Year of Birth 1999
College Regent’s Park College
What are you studying? Philosophy and Theology
What is the most interesting part of your course? Do you have any professional or academic plans after? It’s hard to say what’s the most interesting part of my degree. Aspects of both philosophy and theology are fascinating. Theology is a much more text-based degree and I really enjoy the challenge of attempting to interpret complex literature, particularly in the orignial language. Philosophy by contrast is very focused on ideas and assessing the quality of given arguments. I’d say I enjoy both in different ways and I think the subjects complement each other nicely. Where philosophy has been invaluable in improving the quality of my written argument, theology has given me an appreciation for the subtleties that can be contained within given texts. After uni, I am looking to pursue a career in finance or law.
Future ambitions? Over the summer, I am planning to cycle Route 66 to raise money for charity. I love cycling and I think that bike packing is an incredible way to get to know a country and the people who live in it.
How do you balance rowing and academic life? It’s all about scheduling your time. I make sure I write up a routine for each day with designated times for working and rowing to ensure I can excel at both. It’s also very important to have interests and a life outside of both.
When did you start rowing, and why? I started rowing at 14, mainly because I didn’t fancy standing round for ages playing cricket.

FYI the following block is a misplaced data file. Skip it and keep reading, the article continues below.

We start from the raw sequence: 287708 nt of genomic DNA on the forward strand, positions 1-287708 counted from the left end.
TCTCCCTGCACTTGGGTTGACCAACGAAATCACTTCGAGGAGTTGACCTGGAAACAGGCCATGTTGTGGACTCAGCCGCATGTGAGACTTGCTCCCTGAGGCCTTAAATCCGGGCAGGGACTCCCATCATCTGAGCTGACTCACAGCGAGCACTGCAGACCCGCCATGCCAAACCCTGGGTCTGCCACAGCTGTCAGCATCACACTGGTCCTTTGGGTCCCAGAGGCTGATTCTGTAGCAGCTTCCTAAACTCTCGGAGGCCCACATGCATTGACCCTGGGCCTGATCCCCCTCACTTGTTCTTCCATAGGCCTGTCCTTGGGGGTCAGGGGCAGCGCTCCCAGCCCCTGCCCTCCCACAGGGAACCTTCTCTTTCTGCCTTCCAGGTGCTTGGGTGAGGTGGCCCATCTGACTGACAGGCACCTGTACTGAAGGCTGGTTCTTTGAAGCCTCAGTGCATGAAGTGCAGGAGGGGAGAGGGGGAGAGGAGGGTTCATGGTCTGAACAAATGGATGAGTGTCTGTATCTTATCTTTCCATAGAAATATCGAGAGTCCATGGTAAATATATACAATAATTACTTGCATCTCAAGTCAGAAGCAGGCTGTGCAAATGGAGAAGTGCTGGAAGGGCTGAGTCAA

What was your first club? Eton College Boat Club.
What is your favourite part of rowing for Oxford? The Oxford rowing programme is truly incredible. I have been blown away by how scientific and targeted all of our sessions are and have seen the largest physiological improvements of my rowing career since joining the boat club. My favourite aspect is, however, the team. OUBC has an incredible group of dedicated guys who are amazing fun to spend time with but who also get the work done when required.
What’s your rowing history, and what has been your biggest achievement so far? Definitely making it to the final of the Princess Elizabeth Challenge Cup at Henley in 2018. Although we lost to St Paul’s, I was proud of how our team raced, equalling the old course record.
Have you raced in the Boat Race before? If yes, when? No.
Your favourite race so far? The 2015 Boat Race was incredible. I loved how close the racing was in the first half with Oxford pulling away in the second for an incredible victory.
Your sporting idol? Pete Reed.
If you could have any sportsperson in your crew, who would it be? Tyson Fury. Although he isn’t a rower he is 6’9, incredibly co-ordinated and very powerful. I think most importantly he is mentally tough, coming back from depression to beat Deontay Wilder is an amazing achievement. He’d bring an amazing work ethic and great chat to any crew.
What gets you through a tough session? Do you have a mantra, rituals? I make sure I focus on why I am doing the training session. On top of this, visualising the Boat Race and watching old races never fails to motivate me.
Any hobbies, other interests outside rowing? I love cycling and would like to try racing TTs at some point. This passion came over the lockdown where there was nothing else to do. I did endless loops of Regent’s Park in London and did an awesome bike packing trip in the French Alps over the summer.
How do you motivate yourself and your teammates, especially with Covid restrictions? As a team we have a lot of Zoom meetings which really helps to break up the seemingly endless grind of training. In isolation I think it is super important to feel connected to the team and keep an eye on why we are all training so hard.